In a classic case of domestic violence, the victim, usually the wife of the perpetrator, is afraid of the consequences when she decides to file a case against her husband and her husband is convicted.
A 35-year old man was charged with the crimes of assault and coercion. According to sources, the charge arises out of an incident that occurred at dawn one July day. The sources said that the husband punched his wife in the ribs causing laceration to her spleen and requiring hospitalization in intensive care and medical treatment. The wife added that her husband took her cell phone and tore the telephone line for her cordless phone off the wall to prevent her from calling 911.
In this case, the district attorney responsible for the case found that the charges against the husband should be reduced to a misdemeanor felony. There were no claims that the felony complaints were defective but the District Attorney determined that it would not be in the interest of justice or the best interest of the family to proceed with felony prosecutions.
The District Attorney pointed out that the husband does not have a “significant criminal history.” The District Attorney added that the wife wants her husband to address his anger issues through counseling,” and that a felony conviction could prevent the husband from supporting his family,” that the wife feels her husband’s criminal conduct was an isolated incident and she has accepted responsibility for his criminal conduct.” But, the court found these findings to be unsupported by the wife’s statements.
The court held that it is not uncommon in domestic violence cases for the perpetrator and the victim to have children together, or to be concerned about the impact of a felony conviction upon their finances and personal relationship. In situations like these, victims are often unwilling to pursue criminal charges. That reluctance may indicate the controlling or manipulative behaviors on the part of an abusive partner and the victim’s minimization of abuse, the court said.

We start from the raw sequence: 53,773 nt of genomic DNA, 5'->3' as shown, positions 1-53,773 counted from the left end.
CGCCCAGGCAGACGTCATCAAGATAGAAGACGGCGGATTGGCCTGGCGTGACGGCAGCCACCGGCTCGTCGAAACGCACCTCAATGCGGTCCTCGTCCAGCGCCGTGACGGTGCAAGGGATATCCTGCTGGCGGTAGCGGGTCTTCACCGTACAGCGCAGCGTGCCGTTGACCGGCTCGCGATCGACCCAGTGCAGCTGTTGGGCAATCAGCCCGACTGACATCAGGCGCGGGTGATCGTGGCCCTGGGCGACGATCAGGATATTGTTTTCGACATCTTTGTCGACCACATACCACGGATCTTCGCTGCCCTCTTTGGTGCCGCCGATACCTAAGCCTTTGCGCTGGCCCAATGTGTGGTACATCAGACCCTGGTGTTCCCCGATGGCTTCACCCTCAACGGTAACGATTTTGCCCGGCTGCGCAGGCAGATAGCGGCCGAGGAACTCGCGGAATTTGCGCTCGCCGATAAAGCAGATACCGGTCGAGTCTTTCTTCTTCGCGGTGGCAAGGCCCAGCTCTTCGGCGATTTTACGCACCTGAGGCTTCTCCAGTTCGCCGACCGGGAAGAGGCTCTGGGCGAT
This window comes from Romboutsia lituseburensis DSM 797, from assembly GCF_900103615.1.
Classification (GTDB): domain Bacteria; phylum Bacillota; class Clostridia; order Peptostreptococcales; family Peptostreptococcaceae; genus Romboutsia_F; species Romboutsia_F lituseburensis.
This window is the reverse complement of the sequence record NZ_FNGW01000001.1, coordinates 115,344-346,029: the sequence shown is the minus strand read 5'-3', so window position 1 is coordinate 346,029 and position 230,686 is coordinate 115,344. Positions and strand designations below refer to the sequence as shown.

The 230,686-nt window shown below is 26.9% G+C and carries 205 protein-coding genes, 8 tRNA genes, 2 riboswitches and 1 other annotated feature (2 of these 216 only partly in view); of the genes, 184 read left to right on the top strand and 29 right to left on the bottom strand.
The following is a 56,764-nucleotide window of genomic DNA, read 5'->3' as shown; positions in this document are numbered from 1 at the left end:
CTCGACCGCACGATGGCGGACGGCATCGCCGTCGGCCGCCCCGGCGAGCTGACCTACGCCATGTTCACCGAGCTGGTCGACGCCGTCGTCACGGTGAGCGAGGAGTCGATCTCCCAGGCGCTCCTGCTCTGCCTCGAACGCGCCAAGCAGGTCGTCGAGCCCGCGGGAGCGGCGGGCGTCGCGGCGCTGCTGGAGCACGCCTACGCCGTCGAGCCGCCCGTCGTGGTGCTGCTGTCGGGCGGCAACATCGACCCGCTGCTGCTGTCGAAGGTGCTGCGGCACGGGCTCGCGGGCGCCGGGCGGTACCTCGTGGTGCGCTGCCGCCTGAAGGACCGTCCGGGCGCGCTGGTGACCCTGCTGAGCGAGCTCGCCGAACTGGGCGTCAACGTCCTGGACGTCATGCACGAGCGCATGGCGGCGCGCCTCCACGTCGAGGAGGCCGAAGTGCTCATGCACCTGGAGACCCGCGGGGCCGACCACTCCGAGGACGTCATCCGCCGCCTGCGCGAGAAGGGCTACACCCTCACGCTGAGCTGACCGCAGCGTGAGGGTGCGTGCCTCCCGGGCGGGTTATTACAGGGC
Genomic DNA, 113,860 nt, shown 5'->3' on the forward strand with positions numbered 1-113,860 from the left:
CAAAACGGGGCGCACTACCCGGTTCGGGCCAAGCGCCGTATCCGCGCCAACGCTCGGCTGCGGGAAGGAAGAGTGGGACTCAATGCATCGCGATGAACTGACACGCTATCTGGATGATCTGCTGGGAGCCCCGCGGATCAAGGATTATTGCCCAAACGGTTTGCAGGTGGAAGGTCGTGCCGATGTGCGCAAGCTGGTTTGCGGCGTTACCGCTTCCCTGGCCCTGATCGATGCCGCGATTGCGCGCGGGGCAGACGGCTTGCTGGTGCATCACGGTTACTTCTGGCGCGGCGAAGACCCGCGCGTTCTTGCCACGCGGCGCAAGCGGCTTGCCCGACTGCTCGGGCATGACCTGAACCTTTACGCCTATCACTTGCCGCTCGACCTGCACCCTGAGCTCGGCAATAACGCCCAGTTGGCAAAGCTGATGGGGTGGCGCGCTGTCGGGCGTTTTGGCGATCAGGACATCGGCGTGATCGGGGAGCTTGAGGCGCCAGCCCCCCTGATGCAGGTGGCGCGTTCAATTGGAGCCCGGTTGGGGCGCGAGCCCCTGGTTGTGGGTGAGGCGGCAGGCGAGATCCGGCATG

Also, the fact that the husband’s ability to earn income may be impaired by his conviction of a felony crime is no grounds for reduction of the charge to a misdemeanor, the court held.
The court pointed out that there is no indication that the husband’s conviction of a misdemeanor crime will have any less impact on his ability to earn income to support his family than would result from a felony conviction. Although loss of employment following a criminal conviction is a well-recognized collateral consequence, a defendant’s obligation to support his children is unabated thereby. Also, services are available to provide financial assistance to a victim and her/his children. Moreover, New York law generally prohibits discrimination in employment against persons previously convicted of one or more criminal offenses, thereby significantly mitigating the effects of a felony or misdemeanor conviction upon a defendant’s subsequent employment.
Being a victim of domestic violence is difficult for all. There are New York Domestic Violence Attorneys who will stand by you and make sure your rights are protected. These Attorneys can argue your side and make sure that you and your loved ones are compensated.
Stephen Bilkis & Associates with its NY Family Lawyers has offices located in the New York Metropolitan area including Corona, NY. Our Attorneys will provide you with advice to help you through your difficult situation. Without our Attorneys, you may lose your rights, which may cost you a significant amount of money.
Please know that in addition to Family Law, Stephen Bilkis and Associates will recommend Assault Lawyers who will help you.